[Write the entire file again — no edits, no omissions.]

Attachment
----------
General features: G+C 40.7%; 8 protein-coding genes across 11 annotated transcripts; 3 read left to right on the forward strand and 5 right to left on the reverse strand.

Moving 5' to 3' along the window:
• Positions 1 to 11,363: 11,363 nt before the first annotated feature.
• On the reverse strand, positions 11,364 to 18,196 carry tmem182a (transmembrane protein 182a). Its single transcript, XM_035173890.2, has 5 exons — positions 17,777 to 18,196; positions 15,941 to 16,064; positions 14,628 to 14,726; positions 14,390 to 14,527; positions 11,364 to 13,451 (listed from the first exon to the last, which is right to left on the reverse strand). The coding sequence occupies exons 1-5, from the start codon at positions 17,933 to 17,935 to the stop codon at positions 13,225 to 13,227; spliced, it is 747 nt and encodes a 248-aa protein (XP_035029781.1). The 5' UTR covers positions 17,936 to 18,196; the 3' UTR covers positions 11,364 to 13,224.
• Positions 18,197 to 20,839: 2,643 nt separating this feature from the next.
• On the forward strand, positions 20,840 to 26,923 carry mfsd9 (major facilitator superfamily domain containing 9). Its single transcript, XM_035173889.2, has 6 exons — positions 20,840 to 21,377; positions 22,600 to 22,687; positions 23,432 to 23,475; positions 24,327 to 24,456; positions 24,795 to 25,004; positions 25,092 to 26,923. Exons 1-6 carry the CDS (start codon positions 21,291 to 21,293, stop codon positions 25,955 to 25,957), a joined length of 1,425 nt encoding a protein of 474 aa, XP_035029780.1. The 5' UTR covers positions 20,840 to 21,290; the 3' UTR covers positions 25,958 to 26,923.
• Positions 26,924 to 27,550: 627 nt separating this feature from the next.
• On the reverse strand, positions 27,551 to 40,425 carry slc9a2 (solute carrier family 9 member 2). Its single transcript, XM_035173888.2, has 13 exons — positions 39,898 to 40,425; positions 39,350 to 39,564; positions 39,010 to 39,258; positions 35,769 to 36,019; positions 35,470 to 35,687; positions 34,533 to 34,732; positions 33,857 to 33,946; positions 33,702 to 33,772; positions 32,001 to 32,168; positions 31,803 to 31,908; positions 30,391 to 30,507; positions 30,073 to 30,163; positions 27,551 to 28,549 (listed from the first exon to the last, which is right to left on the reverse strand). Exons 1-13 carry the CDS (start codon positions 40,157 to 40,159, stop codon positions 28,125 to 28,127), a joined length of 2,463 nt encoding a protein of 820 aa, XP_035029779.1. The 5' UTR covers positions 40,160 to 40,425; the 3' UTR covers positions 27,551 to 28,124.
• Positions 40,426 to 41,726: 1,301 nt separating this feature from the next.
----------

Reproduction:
General features: G+C 40.7%; 8 protein-coding genes across 11 annotated transcripts; 3 read left to right on the forward strand and 5 right to left on the reverse strand.

Moving 5' to 3' along the window:
• Positions 1 to 11,363: 11,363 nt before the first annotated feature.
• On the reverse strand, positions 11,364 to 18,196 carry tmem182a (transmembrane protein 182a). Its single transcript, XM_035173890.2, has 5 exons — positions 17,777 to 18,196; positions 15,941 to 16,064; positions 14,628 to 14,726; positions 14,390 to 14,527; positions 11,364 to 13,451 (listed from the first exon to the last, which is right to left on the reverse strand). The coding sequence occupies exons 1-5, from the start codon at positions 17,933 to 17,935 to the stop codon at positions 13,225 to 13,227; spliced, it is 747 nt and encodes a 248-aa protein (XP_035029781.1). The 5' UTR covers positions 17,936 to 18,196; the 3' UTR covers positions 11,364 to 13,224.
• Positions 18,197 to 20,839: 2,643 nt separating this feature from the next.
• On the forward strand, positions 20,840 to 26,923 carry mfsd9 (major facilitator superfamily domain containing 9). Its single transcript, XM_035173889.2, has 6 exons — positions 20,840 to 21,377; positions 22,600 to 22,687; positions 23,432 to 23,475; positions 24,327 to 24,456; positions 24,795 to 25,004; positions 25,092 to 26,923. Exons 1-6 carry the CDS (start codon positions 21,291 to 21,293, stop codon positions 25,955 to 25,957), a joined length of 1,425 nt encoding a protein of 474 aa, XP_035029780.1. The 5' UTR covers positions 20,840 to 21,290; the 3' UTR covers positions 25,958 to 26,923.
• Positions 26,924 to 27,550: 627 nt separating this feature from the next.
• On the reverse strand, positions 27,551 to 40,425 carry slc9a2 (solute carrier family 9 member 2). Its single transcript, XM_035173888.2, has 13 exons — positions 39,898 to 40,425; positions 39,350 to 39,564; positions 39,010 to 39,258; positions 35,769 to 36,019; positions 35,470 to 35,687; positions 34,533 to 34,732; positions 33,857 to 33,946; positions 33,702 to 33,772; positions 32,001 to 32,168; positions 31,803 to 31,908; positions 30,391 to 30,507; positions 30,073 to 30,163; positions 27,551 to 28,549 (listed from the first exon to the last, which is right to left on the reverse strand). Exons 1-13 carry the CDS (start codon positions 40,157 to 40,159, stop codon positions 28,125 to 28,127), a joined length of 2,463 nt encoding a protein of 820 aa, XP_035029779.1. The 5' UTR covers positions 40,160 to 40,425; the 3' UTR covers positions 27,551 to 28,124.
• Positions 40,426 to 41,726: 1,301 nt separating this feature from the next.